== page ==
Labor Lost in Israel and U.K. for Same Reason, U.S. Pollster Says

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Israel's Prime Minister Benjamin Netanyahu campaigns in the southern city of Ashkelon on election day, March 2015.Credit: Reuters

Stanley Greenberg, the American pollster who worked with both the Israeli Labor Party (the main component of the Zionist Union list) and the British Labour Party in recent elections, has blamed nationalist scare tactics for the defeats suffered by his clients.

In both elections, polls had Greenberg's clients running neck-and-neck with their conservative rivals right until the last moment and failed to predict the large conservative victories that transpired.

The reason, Greenberg wrote in an article on the Politico website, was that the Conservative Party in the U.K. and the Likud in Israel "played the nationalist card" at the last moment.

In Britain, according to Greenberg, Conservative Prime Minister David Cameron focused on the Scottish bogeyman in the final days of campaigning, warning that a weak left-wing Labour government propped up by the Scottish National Party would put the country at risk.

"Tory billboards showed a prominent leader of the Scottish nationalists reaching out his hand and snatching England’s money."

The result, he writes, was "a strong counter-intense reaction in Scotland," the collapse of the Liberal Democrats, Cameron's coalition partner in the previous government, and the return of many UKIP voters to the Conservative Party. Labour was routed.

Regarding Israel, Greenberg recounts the failure of Prime Minister Benjamin Netanyahu's speech in Congress to lift his polls, resulting in the premier's resorting to scare tactics – his statement that he would never support the two-state solution and his election day warning that Arab voters were "moving in droves to the polls."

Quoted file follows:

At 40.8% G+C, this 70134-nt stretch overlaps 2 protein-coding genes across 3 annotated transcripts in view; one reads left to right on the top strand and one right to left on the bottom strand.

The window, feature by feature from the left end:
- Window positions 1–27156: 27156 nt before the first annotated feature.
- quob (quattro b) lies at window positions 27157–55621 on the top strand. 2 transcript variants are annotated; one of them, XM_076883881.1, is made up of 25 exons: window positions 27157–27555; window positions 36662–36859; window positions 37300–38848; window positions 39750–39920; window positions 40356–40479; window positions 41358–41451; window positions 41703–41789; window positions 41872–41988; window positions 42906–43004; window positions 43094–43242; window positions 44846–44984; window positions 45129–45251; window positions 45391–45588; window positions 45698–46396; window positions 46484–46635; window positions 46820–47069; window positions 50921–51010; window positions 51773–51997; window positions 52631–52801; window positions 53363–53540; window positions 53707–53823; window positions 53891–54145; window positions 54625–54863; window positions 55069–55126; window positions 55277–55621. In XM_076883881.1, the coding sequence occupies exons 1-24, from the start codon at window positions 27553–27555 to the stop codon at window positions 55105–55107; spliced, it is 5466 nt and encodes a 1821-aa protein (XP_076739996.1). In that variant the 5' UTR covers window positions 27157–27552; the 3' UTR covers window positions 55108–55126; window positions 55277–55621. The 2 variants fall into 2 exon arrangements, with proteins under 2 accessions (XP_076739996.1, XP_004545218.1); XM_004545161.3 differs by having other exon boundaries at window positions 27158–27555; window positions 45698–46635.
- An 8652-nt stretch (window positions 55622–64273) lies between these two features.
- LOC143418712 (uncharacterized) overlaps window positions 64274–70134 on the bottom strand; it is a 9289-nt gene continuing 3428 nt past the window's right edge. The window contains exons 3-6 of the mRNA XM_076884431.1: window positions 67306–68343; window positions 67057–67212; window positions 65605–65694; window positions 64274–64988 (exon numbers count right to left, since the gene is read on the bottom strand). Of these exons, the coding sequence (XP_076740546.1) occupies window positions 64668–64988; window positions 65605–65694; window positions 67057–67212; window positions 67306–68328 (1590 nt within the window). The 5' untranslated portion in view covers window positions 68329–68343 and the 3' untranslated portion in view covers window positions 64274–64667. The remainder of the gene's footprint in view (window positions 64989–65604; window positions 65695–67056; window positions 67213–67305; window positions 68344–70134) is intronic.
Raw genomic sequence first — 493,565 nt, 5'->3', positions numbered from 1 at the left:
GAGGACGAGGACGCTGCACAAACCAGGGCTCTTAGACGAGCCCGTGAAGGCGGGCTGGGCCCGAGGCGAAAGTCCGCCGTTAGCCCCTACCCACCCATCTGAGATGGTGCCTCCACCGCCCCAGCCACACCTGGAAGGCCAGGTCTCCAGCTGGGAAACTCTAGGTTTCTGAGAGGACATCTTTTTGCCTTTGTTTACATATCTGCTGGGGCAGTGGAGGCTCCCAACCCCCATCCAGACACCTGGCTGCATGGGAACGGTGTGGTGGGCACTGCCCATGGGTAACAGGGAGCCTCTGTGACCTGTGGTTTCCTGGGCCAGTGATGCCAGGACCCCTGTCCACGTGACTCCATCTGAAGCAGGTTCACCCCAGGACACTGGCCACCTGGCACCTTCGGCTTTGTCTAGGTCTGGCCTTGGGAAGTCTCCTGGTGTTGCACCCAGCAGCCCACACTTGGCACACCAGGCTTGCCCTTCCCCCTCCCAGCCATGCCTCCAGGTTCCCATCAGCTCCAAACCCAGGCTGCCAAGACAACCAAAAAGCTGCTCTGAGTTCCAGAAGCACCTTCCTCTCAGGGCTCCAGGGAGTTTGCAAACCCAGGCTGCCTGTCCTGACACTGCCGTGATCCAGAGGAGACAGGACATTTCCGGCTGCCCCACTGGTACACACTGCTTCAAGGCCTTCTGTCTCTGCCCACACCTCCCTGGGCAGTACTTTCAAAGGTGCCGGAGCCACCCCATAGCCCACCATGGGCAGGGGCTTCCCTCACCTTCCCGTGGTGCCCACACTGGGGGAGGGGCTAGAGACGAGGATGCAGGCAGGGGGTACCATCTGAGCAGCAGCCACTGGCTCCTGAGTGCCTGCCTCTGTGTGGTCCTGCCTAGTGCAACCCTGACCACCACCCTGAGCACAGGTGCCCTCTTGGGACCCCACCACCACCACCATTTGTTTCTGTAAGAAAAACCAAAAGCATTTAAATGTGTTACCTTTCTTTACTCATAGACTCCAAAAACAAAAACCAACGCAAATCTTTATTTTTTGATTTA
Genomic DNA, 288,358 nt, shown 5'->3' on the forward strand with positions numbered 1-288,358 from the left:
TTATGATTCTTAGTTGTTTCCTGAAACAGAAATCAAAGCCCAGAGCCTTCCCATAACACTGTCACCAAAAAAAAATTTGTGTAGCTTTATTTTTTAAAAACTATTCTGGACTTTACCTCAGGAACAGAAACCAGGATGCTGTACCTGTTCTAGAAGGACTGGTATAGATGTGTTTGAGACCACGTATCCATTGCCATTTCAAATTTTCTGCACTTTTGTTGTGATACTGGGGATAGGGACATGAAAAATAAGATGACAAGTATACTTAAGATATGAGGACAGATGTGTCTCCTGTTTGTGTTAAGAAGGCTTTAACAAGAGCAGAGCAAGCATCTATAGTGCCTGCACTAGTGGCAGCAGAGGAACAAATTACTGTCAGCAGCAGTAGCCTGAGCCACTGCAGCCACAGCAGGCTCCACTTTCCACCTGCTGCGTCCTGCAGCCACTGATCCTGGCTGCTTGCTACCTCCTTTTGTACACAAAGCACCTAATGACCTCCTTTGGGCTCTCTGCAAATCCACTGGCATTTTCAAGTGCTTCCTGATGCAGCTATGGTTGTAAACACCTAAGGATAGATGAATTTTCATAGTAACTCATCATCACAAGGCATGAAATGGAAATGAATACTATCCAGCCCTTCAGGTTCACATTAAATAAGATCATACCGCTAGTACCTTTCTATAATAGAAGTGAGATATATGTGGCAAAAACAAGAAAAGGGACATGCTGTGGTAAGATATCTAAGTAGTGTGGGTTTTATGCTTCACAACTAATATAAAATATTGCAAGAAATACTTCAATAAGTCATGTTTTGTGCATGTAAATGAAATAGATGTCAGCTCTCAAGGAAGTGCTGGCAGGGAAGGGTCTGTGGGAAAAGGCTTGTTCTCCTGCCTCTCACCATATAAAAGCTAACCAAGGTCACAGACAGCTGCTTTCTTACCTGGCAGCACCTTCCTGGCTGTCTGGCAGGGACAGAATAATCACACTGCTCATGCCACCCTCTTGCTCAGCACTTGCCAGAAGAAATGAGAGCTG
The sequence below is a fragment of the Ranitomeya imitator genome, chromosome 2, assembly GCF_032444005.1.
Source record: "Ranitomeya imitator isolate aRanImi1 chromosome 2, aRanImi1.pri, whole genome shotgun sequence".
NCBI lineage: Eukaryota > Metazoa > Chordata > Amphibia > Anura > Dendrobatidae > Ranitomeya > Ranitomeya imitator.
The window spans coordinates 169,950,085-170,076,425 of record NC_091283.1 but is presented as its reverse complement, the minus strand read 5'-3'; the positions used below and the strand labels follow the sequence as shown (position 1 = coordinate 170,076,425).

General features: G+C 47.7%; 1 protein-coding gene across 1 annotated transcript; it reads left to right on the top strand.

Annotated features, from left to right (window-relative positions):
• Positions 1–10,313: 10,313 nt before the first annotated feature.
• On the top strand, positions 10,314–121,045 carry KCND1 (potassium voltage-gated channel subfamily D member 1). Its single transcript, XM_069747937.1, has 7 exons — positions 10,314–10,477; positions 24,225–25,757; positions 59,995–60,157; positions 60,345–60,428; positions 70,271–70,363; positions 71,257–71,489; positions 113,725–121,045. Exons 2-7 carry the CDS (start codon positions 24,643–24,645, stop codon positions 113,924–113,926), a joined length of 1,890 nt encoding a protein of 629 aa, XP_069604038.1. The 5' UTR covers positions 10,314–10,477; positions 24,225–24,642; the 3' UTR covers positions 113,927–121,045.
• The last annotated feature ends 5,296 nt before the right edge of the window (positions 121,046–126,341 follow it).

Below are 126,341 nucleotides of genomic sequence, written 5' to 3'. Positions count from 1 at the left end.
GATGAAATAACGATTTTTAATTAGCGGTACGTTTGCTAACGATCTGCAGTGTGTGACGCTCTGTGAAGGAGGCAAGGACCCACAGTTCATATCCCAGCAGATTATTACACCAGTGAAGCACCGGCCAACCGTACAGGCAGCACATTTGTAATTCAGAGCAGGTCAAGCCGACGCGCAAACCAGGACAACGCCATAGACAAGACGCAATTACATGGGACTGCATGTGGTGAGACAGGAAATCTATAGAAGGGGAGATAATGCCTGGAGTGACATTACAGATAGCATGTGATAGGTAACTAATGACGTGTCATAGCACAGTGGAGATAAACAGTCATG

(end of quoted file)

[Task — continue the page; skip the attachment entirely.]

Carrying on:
The rest is history.

In both countries, Greenberg says, the conservative parties won – but at a price. The Tories now have only a six seat majority in the House of Commons, while in Israel Netanyahu was hard-pressed to weld together a 61-seat coalition.

Greenberg: "The lesson from Israel and from the UK, unfortunately, is that playing the nationalist card works electorally. It does not work so well for the nation."

As for the lessons of the British and Israeli experiences for the two parties in America, Greenberg writes: "America is a country of growing racial diversity, immigration and multiculturalism. America is a genuinely exceptional nation that embraces its multiculturalism and aspires to achieve unity out of diversity. Playing the nationalist card here in the U.S. will not work electorally—or, more importantly, for the nation—in 2016 and beyond.

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